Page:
UBCIC argues First Nations education legislation threatens BC education agreement

March 27, 2013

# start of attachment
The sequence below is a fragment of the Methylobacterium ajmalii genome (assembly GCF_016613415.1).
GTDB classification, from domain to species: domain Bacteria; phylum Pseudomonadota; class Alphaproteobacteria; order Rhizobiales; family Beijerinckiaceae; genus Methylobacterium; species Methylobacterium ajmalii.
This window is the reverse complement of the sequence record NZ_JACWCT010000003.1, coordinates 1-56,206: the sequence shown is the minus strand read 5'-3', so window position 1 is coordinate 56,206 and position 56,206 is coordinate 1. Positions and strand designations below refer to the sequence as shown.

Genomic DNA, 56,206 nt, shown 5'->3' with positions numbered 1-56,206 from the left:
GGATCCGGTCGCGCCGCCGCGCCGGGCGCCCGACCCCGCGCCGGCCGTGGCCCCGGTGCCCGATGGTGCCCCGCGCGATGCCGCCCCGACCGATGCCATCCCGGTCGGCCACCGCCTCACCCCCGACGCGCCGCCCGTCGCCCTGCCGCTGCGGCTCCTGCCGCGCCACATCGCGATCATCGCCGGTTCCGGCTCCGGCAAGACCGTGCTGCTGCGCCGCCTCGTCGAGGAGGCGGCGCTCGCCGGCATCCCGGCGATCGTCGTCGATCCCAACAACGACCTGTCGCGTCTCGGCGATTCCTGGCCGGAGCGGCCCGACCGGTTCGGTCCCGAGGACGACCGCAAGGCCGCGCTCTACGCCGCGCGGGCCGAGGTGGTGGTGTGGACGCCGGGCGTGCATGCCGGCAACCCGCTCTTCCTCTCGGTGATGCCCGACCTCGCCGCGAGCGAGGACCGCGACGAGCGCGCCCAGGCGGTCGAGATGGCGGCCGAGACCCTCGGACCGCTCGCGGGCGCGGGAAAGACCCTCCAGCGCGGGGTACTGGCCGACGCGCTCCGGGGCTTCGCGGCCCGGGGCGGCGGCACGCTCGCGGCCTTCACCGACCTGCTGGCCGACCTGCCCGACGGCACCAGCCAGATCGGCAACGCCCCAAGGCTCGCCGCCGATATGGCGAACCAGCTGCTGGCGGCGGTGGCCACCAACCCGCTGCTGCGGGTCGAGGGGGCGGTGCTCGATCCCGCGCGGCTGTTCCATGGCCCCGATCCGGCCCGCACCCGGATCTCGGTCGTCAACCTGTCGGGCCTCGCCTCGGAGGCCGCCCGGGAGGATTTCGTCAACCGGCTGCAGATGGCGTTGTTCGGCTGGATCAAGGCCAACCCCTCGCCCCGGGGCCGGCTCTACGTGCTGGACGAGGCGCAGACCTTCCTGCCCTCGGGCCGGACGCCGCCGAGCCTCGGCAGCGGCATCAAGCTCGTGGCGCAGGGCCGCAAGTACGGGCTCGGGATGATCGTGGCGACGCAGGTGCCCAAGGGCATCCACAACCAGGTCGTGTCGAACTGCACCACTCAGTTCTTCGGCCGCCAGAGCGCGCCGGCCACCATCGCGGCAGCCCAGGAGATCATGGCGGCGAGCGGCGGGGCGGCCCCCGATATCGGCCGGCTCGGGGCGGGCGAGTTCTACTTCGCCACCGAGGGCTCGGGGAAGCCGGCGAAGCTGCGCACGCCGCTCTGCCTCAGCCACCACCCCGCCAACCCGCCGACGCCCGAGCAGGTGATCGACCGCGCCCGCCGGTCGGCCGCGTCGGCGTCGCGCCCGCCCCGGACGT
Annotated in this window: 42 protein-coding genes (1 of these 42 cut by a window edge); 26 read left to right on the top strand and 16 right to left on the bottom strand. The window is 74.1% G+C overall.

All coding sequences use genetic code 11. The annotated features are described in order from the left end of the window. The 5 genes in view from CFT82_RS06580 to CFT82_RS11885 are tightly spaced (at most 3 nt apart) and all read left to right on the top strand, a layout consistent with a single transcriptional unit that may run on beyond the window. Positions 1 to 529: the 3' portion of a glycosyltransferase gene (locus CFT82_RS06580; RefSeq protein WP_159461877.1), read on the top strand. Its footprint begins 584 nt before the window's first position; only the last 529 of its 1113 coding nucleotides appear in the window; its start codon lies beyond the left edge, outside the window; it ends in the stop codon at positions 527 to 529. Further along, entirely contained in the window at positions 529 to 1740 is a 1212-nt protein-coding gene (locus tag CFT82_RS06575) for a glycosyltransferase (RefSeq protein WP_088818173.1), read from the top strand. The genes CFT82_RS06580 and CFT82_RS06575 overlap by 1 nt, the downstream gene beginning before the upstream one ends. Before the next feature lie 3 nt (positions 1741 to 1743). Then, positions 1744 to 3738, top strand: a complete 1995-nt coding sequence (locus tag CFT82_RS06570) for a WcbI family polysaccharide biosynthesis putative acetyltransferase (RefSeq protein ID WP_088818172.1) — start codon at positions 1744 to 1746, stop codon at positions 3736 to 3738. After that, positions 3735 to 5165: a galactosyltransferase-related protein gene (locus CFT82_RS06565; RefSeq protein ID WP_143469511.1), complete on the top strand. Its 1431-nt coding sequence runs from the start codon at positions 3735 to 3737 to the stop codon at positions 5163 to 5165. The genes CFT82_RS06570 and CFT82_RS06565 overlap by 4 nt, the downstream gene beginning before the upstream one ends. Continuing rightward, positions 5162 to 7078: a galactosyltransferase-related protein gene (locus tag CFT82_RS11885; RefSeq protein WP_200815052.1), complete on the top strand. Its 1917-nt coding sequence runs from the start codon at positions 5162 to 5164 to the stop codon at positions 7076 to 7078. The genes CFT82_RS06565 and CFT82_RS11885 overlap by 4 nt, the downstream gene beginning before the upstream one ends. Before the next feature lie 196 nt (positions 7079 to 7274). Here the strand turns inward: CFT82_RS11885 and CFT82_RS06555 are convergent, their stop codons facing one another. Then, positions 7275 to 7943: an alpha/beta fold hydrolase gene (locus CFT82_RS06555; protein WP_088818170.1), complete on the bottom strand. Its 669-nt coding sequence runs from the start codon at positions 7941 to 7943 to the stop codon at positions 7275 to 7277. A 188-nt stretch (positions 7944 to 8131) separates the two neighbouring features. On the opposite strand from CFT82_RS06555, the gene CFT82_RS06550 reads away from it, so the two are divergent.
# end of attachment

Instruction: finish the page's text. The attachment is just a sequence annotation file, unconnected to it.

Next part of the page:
Grand Chief Stewart Phillip of the Union of BC Indian Chiefs (UBCIC) says the federal government's proposed First Nations Education Act will override a tripartite education agreement signed between the First Nations Education Steering Committee (FNESC) and the federal and BC governments last year. Phillip, who earlier this month attended Aboriginal Affairs' Session on Canada's Proposed National First Nations Education Act in Vancouver, says "this short shrift process threatens existing education jurisdiction agreements and is a continuation of the Harper Government's attack on our collective and inherent Title, Rights and Treaty Rights." BC is the only province that has signed a tripartite First Nations agreement between the provincial and federal governments and local First Nations. The agreement promises an increase in annual federal education funding by $15 million for reserve schools, bringing them to about the same funding level as public schools in BC. The provincial side of the agreement includes working with FNESC to provide a seamless transition for students moving between reserve and public schools, as well as provincial graduation certificates for students who graduate from secondary school on reserve. But all that could be tossed by the wayside should federal legislation be passed. "It's an agreement, so legislation could trump (it), the agreement is five years. So we're into year one. We see long-term the legislation can displace the work that's been done in BC," says FNESC's executive director. UBCIC News Release | The Tyee